Ivan Hoffman, B.A., J.D.

        Sometimes perfectly good trademarks, often those which have been the most successful, can lose their trademark protection because they have actually been too successful.   There are other instances where through lack of proper use, the marks may also become generic.  This article will not address issues about initial applications for marks that are held to be generic.

        Let’s first define the trademark term “generic.”  Remember (see the many other articles on this topic on my site under the link “Articles About Trademarks and Domain Names”) that trademarks are designed to protect the public so that the public can know when it buys a product or service with a particular trademark (a “brand” to use the common parlance), that that product or service comes from a particular source.  Thus trademarks are only protected when they designate a particular source.  When a mark no longer serves to identify that source, it can become either “descriptive” or “generic.”  (There are distinctions between the legal terms “descriptive” and “generic” but these go beyond the scope of this article.)   These 2 terms mean that the mark no longer serves as an “identifier” but instead refers only to the actual goods or services and not to the provider of those goods or services.  Classic examples of this are the former trademarks for “aspirin” (a brand of pain reliever), “cellophane,” (a brand of wrapping paper) “escalator” (a brand of moving stairs) and similar marks.  These former “brands” became so closely identified with the product or service that the public associated the “brand” with only the product or service and not to the provider or manufacturer of that particular brand of product or service.

        The Trademark Manual of Examining Procedure (TMEP) states in part:

1209.01(c) Generic Terms

Generic terms are terms that the relevant purchasing public understands primarily as the common or class name for the goods or services. In re Dial-A-Mattress Operating Corp., 240 F.3d 1341, 57 USPQ2d 1807, 1811 (Fed. Cir. 2001); In re Am. Fertility Soc’y, 188 F. 3d 1341, 1346, 51 USPQ2d 1832, 1836 (Fed. Cir. 1999). These terms are incapable of functioning as registrable trademarks denoting source, and are not registrable on the Principal Register under §2(f) or on the Supplemental Register.

1209.01(c)(i) Test

There is a two-part test used to determine whether a designation is generic: (1) What is the genus of goods or services at issue? and (2) Does the relevant public understand the designation primarily to refer to that genus of goods or services? H. Marvin Ginn Corp. v. Int’l Ass’n of Fire Chiefs, Inc., 782 F.2d 987, 990, 228 USPQ 528, 530 (Fed. Cir. 1986). The test turns upon the primary significance that the term would have to the relevant public.

        The above examples may have resulted from the sheer success of the products and their dominance in the marketplace so that they eclipsed other providers of the same products.  It is worth noting, however, that even if a mark becomes “generic” in one country, that does not mean it is generic in other countries as usages may be different.  In the United States, the legal test for whether a brand is generic is how it is perceived by the public.  Remember: trademarks are designed to protect the public.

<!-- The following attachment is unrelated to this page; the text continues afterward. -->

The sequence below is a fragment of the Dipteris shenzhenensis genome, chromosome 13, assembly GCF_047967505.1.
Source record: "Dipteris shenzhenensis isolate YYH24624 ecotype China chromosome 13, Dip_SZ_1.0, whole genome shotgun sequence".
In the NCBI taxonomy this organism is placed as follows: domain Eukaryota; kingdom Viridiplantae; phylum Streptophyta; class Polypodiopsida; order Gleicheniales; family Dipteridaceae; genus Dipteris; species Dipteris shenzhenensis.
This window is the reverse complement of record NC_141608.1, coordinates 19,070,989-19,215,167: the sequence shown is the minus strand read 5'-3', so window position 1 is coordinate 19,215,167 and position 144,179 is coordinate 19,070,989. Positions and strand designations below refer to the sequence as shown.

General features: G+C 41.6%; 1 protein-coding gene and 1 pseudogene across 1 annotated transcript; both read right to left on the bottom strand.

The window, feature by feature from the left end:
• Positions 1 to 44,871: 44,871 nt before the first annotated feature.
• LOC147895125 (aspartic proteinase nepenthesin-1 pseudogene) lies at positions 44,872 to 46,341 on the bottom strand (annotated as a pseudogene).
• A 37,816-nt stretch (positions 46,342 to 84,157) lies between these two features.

But there are other ways that a trademark, once valid, can cease to function as an “identifier” and can become generic for the product or service.   Sometimes a mark starts to be used as a noun or a verb instead of an adjective or an adverb.  Remember from grammar school that an adjective “describes” a noun and an adverb “describes” a verb.   These type uses present risks that the mark may become generic for the product or service.   Such uses would be prohibited by the owners of the marks.

        Additionally, if the trademark owner refers to its goods or services by the brand name, that may be evidence that the mark has become generic for the said goods or services.  Instead, the brand name should be used to refer to the goods and services such as “The X brand of [goods/services].”

        Moreover, if a trademark owner does not use the ® designation, if a trademark owner does not use a different font or type size when referring to its trademark, these are other ways in which a trademark can lose its source-identifying qualities.

        The above are just some but not all of the ways a “brand” can lose its value as an identifier and become generic.


        Success of a brand does not automatically lead to the brand becoming generic.  But a trademark owner must be careful to protect that brand by proper usage by the owner and the consuming public.

Copyright © 2012 Ivan Hoffman.  All Rights Reserved.


This article is not legal advice and is not intended as legal advice.  This article is intended to provide only general, non-specific legal information.  This article is not intended to cover all the issues related to the topic discussed.  The specific facts that apply to your matter may make the outcome different than would be anticipated by you.  This article is based on United States law.  You should consult with an attorney familiar with the issues and the laws of your country.  This article does not create any attorney client relationship and is not a solicitation.


No portion of this article may be copied, retransmitted, reposted, duplicated or otherwise used without the express written approval of the author.



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